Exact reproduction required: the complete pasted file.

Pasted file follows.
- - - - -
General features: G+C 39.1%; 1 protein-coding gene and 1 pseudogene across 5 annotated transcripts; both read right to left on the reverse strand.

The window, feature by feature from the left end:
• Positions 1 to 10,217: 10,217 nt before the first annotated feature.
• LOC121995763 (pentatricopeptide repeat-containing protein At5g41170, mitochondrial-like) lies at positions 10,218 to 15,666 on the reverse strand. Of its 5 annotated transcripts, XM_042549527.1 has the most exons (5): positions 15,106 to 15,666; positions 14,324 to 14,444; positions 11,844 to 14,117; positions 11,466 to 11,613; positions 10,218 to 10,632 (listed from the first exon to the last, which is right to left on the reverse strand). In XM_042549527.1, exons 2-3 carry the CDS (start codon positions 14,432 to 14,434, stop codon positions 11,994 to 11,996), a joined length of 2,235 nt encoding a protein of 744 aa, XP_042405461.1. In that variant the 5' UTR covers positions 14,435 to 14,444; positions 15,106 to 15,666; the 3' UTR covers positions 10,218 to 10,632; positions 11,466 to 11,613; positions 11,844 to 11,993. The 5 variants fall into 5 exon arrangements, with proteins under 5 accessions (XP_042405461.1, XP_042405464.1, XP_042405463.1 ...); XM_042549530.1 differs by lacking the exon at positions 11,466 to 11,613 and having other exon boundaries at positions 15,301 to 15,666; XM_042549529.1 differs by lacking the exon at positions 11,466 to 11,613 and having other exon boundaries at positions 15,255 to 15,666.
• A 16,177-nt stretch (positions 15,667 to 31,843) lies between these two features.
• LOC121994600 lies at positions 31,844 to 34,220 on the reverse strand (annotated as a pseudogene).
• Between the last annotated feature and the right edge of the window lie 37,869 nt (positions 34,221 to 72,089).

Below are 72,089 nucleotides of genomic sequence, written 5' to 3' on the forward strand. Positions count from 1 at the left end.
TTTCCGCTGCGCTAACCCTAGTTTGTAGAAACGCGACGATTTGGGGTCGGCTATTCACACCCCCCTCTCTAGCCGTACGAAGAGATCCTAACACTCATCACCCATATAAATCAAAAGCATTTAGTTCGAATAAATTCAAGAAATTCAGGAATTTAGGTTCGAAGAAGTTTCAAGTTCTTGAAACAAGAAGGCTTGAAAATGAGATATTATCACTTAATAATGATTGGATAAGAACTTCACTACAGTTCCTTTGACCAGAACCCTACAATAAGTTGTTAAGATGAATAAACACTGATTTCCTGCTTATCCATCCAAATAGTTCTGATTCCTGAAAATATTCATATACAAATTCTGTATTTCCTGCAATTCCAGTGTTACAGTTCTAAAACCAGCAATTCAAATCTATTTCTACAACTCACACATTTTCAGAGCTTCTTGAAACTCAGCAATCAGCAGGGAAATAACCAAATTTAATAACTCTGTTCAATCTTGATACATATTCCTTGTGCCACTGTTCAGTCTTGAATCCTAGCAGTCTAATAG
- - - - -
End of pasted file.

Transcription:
General features: G+C 39.1%; 1 protein-coding gene and 1 pseudogene across 5 annotated transcripts; both read right to left on the reverse strand.

The window, feature by feature from the left end:
• Positions 1 to 10,217: 10,217 nt before the first annotated feature.
• LOC121995763 (pentatricopeptide repeat-containing protein At5g41170, mitochondrial-like) lies at positions 10,218 to 15,666 on the reverse strand. Of its 5 annotated transcripts, XM_042549527.1 has the most exons (5): positions 15,106 to 15,666; positions 14,324 to 14,444; positions 11,844 to 14,117; positions 11,466 to 11,613; positions 10,218 to 10,632 (listed from the first exon to the last, which is right to left on the reverse strand). In XM_042549527.1, exons 2-3 carry the CDS (start codon positions 14,432 to 14,434, stop codon positions 11,994 to 11,996), a joined length of 2,235 nt encoding a protein of 744 aa, XP_042405461.1. In that variant the 5' UTR covers positions 14,435 to 14,444; positions 15,106 to 15,666; the 3' UTR covers positions 10,218 to 10,632; positions 11,466 to 11,613; positions 11,844 to 11,993. The 5 variants fall into 5 exon arrangements, with proteins under 5 accessions (XP_042405461.1, XP_042405464.1, XP_042405463.1 ...); XM_042549530.1 differs by lacking the exon at positions 11,466 to 11,613 and having other exon boundaries at positions 15,301 to 15,666; XM_042549529.1 differs by lacking the exon at positions 11,466 to 11,613 and having other exon boundaries at positions 15,255 to 15,666.
• A 16,177-nt stretch (positions 15,667 to 31,843) lies between these two features.
• LOC121994600 lies at positions 31,844 to 34,220 on the reverse strand (annotated as a pseudogene).
• Between the last annotated feature and the right edge of the window lie 37,869 nt (positions 34,221 to 72,089).

Below are 72,089 nucleotides of genomic sequence, written 5' to 3' on the forward strand. Positions count from 1 at the left end.
TTTCCGCTGCGCTAACCCTAGTTTGTAGAAACGCGACGATTTGGGGTCGGCTATTCACACCCCCCTCTCTAGCCGTACGAAGAGATCCTAACACTCATCACCCATATAAATCAAAAGCATTTAGTTCGAATAAATTCAAGAAATTCAGGAATTTAGGTTCGAAGAAGTTTCAAGTTCTTGAAACAAGAAGGCTTGAAAATGAGATATTATCACTTAATAATGATTGGATAAGAACTTCACTACAGTTCCTTTGACCAGAACCCTACAATAAGTTGTTAAGATGAATAAACACTGATTTCCTGCTTATCCATCCAAATAGTTCTGATTCCTGAAAATATTCATATACAAATTCTGTATTTCCTGCAATTCCAGTGTTACAGTTCTAAAACCAGCAATTCAAATCTATTTCTACAACTCACACATTTTCAGAGCTTCTTGAAACTCAGCAATCAGCAGGGAAATAACCAAATTTAATAACTCTGTTCAATCTTGATACATATTCCTTGTGCCACTGTTCAGTCTTGAATCCTAGCAGTCTAATAG